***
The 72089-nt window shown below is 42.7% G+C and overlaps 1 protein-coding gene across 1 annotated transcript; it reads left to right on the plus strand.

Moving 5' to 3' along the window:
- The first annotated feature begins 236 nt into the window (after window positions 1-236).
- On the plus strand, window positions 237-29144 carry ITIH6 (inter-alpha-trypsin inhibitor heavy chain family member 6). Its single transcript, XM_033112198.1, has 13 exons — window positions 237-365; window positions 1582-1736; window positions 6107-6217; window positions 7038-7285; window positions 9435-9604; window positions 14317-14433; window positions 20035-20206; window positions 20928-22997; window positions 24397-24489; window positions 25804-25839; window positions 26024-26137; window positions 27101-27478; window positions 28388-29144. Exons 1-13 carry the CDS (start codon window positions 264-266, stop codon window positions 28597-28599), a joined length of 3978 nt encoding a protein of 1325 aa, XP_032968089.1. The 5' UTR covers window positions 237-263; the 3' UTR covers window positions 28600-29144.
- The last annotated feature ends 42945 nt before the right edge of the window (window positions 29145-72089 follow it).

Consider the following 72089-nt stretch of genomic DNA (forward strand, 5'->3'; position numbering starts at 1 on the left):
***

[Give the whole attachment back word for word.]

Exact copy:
The 72089-nt window shown below is 42.7% G+C and overlaps 1 protein-coding gene across 1 annotated transcript; it reads left to right on the plus strand.

Moving 5' to 3' along the window:
- The first annotated feature begins 236 nt into the window (after window positions 1-236).
- On the plus strand, window positions 237-29144 carry ITIH6 (inter-alpha-trypsin inhibitor heavy chain family member 6). Its single transcript, XM_033112198.1, has 13 exons — window positions 237-365; window positions 1582-1736; window positions 6107-6217; window positions 7038-7285; window positions 9435-9604; window positions 14317-14433; window positions 20035-20206; window positions 20928-22997; window positions 24397-24489; window positions 25804-25839; window positions 26024-26137; window positions 27101-27478; window positions 28388-29144. Exons 1-13 carry the CDS (start codon window positions 264-266, stop codon window positions 28597-28599), a joined length of 3978 nt encoding a protein of 1325 aa, XP_032968089.1. The 5' UTR covers window positions 237-263; the 3' UTR covers window positions 28600-29144.
- The last annotated feature ends 42945 nt before the right edge of the window (window positions 29145-72089 follow it).

Consider the following 72089-nt stretch of genomic DNA (forward strand, 5'->3'; position numbering starts at 1 on the left):